New Jersey had six, now it has one. South Carolina has 11, but soon will have just one. Missouri also has slimmed down from six to one. Pennsylvania has a whopping 18, but plans to have just one.

What are these states in such a rush to eliminate? In two words: data centers.

Like the merger mania that has taken over the corporate world, state and local governments are consolidating numerous data centers into just one or two supercomputing facilities. Taking advantage of powerful mainframes

Thomas G. Paese, secretary of administration to the governor of Pennsylvania and F. Donald Wenstrup, assistant to the director of the Pennsylvania Tech Center.

in smaller boxes, high-speed data communications and sophisticated systems-management capabilities, governments are shutting down old centers as fast as they can unplug the aging machines.

The effect of consolidation can be significant. Most governments are projecting multimillion-dollar savings, greater operating efficiency, more opportunities to launch new IT projects and, in some cases, a centralization of independent applications.

"Our government wants to modernize the state of South Carolina, but it doesn't make sense to try and modernize 11 data centers when everyone else in the private sector is consolidating and saving money," said Ted Lightle, director of the state's Office of Information Resources.

South Carolina isn't the only state that finds itself with too many data centers. For the past 15 years, Pennsylvania has allowed the management of information technology to become heavily decentralized. Agencies have built data centers according to their individual constituent needs, resulting in a diverse number of IT architectures. Today, Pennsylvania has

eight agencies using IBM mainframes;

nine agencies using Unisys 2200 or A-Series mainframes;

eight agencies using DEC and/or UNIX;

12 agencies using IBM's midrange systems; and

five agencies using aging minicomputers (Wang, NCR, etc.).

By 1995, Pennsylvania was spending $268 million annually to run its data centers and acquire and deploy information technology. According to Curt Haines, director of the Bureau of Consolidated Computer Services, significant state funds were tied up in operating data centers, many of which were running redundant systems or were too small to achieve any economies of scale. "We look at consolidation not as a cost-saving initiative, but as a cost-redistribution initiative," he said. "We want to free up both cash and staff resources and to redirect them toward new technologies."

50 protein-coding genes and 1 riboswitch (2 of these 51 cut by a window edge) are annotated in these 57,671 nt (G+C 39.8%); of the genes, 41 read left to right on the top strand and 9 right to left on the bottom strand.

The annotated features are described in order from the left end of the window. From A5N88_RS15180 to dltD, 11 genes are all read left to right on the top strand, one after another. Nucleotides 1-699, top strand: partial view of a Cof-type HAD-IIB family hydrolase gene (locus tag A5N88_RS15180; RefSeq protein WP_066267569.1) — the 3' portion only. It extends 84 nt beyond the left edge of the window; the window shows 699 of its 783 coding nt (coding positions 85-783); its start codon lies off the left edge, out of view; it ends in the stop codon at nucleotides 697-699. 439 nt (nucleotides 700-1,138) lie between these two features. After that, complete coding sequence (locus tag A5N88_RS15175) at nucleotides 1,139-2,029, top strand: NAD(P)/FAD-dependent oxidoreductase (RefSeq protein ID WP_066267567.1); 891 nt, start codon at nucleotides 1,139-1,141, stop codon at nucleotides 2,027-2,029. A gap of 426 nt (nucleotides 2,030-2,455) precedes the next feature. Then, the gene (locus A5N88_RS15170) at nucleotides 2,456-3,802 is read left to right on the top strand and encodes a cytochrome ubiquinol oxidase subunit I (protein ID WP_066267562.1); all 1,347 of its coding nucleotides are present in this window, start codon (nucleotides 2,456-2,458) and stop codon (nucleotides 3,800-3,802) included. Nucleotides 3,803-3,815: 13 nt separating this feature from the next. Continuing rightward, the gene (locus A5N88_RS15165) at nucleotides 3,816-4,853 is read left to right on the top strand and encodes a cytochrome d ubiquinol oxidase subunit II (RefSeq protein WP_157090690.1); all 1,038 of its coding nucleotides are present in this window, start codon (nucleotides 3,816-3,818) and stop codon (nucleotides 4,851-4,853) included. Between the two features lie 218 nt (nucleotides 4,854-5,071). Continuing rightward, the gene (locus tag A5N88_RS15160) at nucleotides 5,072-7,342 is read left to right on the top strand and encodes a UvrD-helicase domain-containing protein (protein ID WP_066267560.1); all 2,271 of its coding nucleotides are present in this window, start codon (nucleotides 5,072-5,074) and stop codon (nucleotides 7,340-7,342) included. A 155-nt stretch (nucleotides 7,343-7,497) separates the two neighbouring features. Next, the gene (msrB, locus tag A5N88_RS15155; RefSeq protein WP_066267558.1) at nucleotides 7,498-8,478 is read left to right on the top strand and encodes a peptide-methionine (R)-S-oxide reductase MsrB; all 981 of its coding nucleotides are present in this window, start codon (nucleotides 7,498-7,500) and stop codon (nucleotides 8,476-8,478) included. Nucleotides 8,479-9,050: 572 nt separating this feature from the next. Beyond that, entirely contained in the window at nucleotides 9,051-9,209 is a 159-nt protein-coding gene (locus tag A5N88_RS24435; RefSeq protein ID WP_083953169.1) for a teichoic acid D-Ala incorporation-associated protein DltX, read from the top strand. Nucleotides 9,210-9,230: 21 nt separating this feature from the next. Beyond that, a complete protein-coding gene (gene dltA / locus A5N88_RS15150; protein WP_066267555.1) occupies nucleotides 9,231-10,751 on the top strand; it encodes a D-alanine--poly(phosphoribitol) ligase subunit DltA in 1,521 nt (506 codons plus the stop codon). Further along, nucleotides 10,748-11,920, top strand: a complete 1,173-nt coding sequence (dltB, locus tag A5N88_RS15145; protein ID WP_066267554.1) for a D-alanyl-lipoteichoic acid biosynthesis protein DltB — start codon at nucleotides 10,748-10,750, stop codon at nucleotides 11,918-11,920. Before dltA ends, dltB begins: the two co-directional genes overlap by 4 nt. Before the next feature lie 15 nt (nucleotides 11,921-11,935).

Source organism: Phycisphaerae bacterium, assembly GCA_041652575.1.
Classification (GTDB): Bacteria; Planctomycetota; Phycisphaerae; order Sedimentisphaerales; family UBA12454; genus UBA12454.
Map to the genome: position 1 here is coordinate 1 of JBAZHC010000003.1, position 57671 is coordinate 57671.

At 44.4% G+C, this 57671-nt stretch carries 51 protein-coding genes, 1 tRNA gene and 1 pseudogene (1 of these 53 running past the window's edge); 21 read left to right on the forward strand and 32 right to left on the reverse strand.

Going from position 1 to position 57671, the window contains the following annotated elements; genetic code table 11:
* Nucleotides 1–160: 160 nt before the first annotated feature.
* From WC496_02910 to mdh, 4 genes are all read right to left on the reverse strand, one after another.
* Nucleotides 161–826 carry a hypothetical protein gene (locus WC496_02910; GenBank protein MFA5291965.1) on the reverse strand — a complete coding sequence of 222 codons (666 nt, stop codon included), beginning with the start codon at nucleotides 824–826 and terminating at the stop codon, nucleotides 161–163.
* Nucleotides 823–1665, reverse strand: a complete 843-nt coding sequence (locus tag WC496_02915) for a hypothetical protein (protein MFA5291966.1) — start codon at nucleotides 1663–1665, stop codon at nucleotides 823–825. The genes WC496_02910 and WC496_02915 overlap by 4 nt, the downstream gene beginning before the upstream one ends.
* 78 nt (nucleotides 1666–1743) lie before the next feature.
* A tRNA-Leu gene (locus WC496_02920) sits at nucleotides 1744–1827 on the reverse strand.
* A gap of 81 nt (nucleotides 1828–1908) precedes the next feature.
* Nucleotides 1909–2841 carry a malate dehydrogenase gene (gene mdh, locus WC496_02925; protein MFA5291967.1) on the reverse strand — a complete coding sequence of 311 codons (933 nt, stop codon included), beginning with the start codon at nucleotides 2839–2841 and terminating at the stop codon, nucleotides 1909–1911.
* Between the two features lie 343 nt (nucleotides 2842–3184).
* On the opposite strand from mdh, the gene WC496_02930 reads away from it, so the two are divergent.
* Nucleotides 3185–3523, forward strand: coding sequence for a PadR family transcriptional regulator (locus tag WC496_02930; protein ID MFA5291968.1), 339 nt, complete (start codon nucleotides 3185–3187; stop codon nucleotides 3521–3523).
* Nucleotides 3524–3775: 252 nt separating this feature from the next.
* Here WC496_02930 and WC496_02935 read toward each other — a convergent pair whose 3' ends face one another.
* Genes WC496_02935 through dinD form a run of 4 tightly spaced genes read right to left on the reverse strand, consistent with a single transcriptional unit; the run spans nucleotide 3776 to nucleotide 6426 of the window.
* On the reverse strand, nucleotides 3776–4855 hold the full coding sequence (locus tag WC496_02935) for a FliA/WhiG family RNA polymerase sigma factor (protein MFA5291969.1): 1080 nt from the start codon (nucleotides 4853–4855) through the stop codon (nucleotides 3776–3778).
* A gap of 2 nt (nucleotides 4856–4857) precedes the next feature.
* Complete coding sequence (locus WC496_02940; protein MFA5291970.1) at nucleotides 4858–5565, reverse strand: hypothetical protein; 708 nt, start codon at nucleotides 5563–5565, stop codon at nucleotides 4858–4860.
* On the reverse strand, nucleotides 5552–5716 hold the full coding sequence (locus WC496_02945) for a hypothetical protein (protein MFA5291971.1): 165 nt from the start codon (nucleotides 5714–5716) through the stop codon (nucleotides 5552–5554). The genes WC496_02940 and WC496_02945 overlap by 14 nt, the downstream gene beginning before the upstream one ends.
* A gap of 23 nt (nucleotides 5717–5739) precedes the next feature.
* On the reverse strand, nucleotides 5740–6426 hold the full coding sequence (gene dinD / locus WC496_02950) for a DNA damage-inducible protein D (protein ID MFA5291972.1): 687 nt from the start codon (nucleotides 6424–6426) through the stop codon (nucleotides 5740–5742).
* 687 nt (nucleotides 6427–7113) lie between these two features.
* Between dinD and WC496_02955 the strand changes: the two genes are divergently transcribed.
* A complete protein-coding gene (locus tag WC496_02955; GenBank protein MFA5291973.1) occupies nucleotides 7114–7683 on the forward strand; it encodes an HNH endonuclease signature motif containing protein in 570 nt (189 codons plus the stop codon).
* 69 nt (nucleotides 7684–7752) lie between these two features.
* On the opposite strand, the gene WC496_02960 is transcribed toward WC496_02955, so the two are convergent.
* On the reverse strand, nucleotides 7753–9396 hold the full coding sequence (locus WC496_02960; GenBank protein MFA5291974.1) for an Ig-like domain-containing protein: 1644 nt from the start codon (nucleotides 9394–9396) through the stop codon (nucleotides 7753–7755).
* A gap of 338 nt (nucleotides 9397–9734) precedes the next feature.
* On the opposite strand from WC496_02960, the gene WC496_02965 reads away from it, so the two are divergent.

In South Carolina, the price and performance improvements in large mainframe computers have driven the state to rev up modernization plans for its IT architecture. The Outsourcing Option

Of all the government data-center consolidation efforts, Pennsylvania's stands out as unique. Last year, the state announced that it was negotiating with Unisys Corp. to consolidate and manage the state's data centers. Prompting this unusual move was an independent study by KPMG Peat Marwick that concluded outsourcing in Pennsylvania would result in greater benefits than in-house consolidation.

The projected benefits include greater cost savings and placing the state's information processing in the hands of competent, experienced professionals whose full-time business is information technology. Outsourcing would also reduce demands on staff resources by 80 percent. Peat Marwick projected savings of $127 million over five years; Unisys believes it can save $140 million during the same period. The contract is expected to cost the state $410 million.

The decision to outsource was not based on cost savings alone, emphasized Curt Haines, director of the Bureau of Consolidated Computer Services. "The most important reason [we are outsourcing] is to free up resources for emerging technologies. We want to free up both cash and staff resources and to redirect them to new opportunities, such as Web services, electronic commerce and knowledge-based applications."

Haines added that outsourcing data-center operations is not unprecedented. Over the past 10 years, a number of major companies, from Kodak to McDonnell Douglas, have

Tod Newcombe  |  Features Editor